hours days of ironing and drying and ironing some more does not make for a happy wife and mother. Husbands and toddlers beware: When Mama’s house has curtain panels draped over every available surface, she ain’t gonna be too happy about it.
But finally we were ready to start hanging them. Because the curtain track system makes the panels more difficult to hang than simply sliding them onto a curtain rod, I decided to just hem them in place. No sense in putting them all up just to pin the hems and take them back down again. Kirk got frustrated enough just trying to get them hung right the first time (not only was it difficult to figure out how and where each of the three mechanisms opened and closed, but it involved a lot of math as he tried to determine how many hooks each panel should get — just when we thought we had it figured out Kirk realized we hadn’t subtracted the number of broken plastic tabs that were unusable!). Now Mama and Daddy we’re both irritated. It should have been no surprise that the kiddo soon followed down that path too.
Since its beginning to get cold out — which is the reason we wanted to get the curtains in place to begin with — and there’s no telling when I’ll actually get around to hemming them, I just wanted to get everything hung and deal with the rest later. Besides, I don’t just want to hem them, I want to line them as well to make the most of their east coast-chill-blocking abilities. If that plan for lining them actually comes to fruition (which is likely since my mother and aunt have offered to help) I will have to take them all down again which is fine because between the three of us, I am hopeful we can knock it all out in a day. So long as we send that baby far, far away for the day.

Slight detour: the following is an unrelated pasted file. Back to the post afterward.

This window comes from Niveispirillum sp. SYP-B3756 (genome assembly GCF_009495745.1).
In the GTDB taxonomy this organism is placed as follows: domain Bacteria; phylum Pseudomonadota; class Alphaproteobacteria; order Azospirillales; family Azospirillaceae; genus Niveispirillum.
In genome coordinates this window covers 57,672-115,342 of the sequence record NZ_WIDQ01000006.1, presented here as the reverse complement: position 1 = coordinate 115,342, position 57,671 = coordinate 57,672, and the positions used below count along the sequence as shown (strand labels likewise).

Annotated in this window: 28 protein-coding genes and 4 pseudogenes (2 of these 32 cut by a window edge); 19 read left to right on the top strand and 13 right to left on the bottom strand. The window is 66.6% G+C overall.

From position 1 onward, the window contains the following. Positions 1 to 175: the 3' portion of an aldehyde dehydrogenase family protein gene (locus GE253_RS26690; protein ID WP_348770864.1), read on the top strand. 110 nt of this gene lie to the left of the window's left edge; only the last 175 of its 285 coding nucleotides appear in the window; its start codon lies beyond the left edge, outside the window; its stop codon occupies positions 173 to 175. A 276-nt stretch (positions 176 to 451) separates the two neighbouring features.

At that point I will probably have Kirk install new curtain rods too, because throughout this process we learned a few things. Not only are our existing tracks in poor shape (discolored, missing dozens of hooks, broken mechanisms, etc.) but they are arranged in a strange fashion. I don’t have a photo with the curtains open to best demonstrate this, but the existing tracks work to open the curtains only in front of the sliding glass doors, meaning there are only two 6′ openings in that long expanse of glass wall. I would MUCH prefer the panels to open at each of the 6 glass pane/door openings and gather along the existing beams. I think that would create a streamlined and modern look that would best keep with the design of the home. The way things are looking now is a bit dated.
Yep, still need a couch — but at least we have a triceratops!
Unfortunately, the only way to make that happen is with new hardware, but I have a few ideas for making my own hardware out of electrical conduit which Home Depot sells for less than $.40 a foot. Go ahead and call me crazy but that sure beats $2 a foot for a similar looking rod at Target! Especially given that our living room would need 7 rods at $20 a pop. So I asked myself: would I rather spend $140 or $22 on a piece of metal that no one is ever going to see?
Stay tuned to see how that (and the lining, and the hemming) pan out!